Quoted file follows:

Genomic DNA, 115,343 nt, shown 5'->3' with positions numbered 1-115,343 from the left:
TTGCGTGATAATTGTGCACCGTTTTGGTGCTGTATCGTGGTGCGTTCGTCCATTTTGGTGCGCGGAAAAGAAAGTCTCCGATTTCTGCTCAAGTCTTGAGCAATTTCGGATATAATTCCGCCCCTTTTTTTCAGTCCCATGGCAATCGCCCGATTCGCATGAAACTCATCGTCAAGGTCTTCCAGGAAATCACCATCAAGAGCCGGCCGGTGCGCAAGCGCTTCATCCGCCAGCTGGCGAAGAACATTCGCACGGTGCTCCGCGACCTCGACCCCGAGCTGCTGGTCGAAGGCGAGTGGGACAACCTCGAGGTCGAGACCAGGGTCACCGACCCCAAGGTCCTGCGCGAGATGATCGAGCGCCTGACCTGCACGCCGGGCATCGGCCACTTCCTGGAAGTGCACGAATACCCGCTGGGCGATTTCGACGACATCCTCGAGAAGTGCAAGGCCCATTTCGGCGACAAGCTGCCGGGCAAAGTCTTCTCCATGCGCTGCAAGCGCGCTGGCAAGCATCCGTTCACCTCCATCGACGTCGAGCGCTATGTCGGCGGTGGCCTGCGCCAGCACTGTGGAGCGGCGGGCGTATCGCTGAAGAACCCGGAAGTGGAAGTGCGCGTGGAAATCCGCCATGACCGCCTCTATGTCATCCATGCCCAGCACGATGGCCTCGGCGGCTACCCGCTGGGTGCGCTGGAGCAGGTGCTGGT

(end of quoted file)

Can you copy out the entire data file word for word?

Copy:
Genomic DNA, 115,343 nt, shown 5'->3' with positions numbered 1-115,343 from the left:
TTGCGTGATAATTGTGCACCGTTTTGGTGCTGTATCGTGGTGCGTTCGTCCATTTTGGTGCGCGGAAAAGAAAGTCTCCGATTTCTGCTCAAGTCTTGAGCAATTTCGGATATAATTCCGCCCCTTTTTTTCAGTCCCATGGCAATCGCCCGATTCGCATGAAACTCATCGTCAAGGTCTTCCAGGAAATCACCATCAAGAGCCGGCCGGTGCGCAAGCGCTTCATCCGCCAGCTGGCGAAGAACATTCGCACGGTGCTCCGCGACCTCGACCCCGAGCTGCTGGTCGAAGGCGAGTGGGACAACCTCGAGGTCGAGACCAGGGTCACCGACCCCAAGGTCCTGCGCGAGATGATCGAGCGCCTGACCTGCACGCCGGGCATCGGCCACTTCCTGGAAGTGCACGAATACCCGCTGGGCGATTTCGACGACATCCTCGAGAAGTGCAAGGCCCATTTCGGCGACAAGCTGCCGGGCAAAGTCTTCTCCATGCGCTGCAAGCGCGCTGGCAAGCATCCGTTCACCTCCATCGACGTCGAGCGCTATGTCGGCGGTGGCCTGCGCCAGCACTGTGGAGCGGCGGGCGTATCGCTGAAGAACCCGGAAGTGGAAGTGCGCGTGGAAATCCGCCATGACCGCCTCTATGTCATCCATGCCCAGCACGATGGCCTCGGCGGCTACCCGCTGGGTGCGCTGGAGCAGGTGCTGGT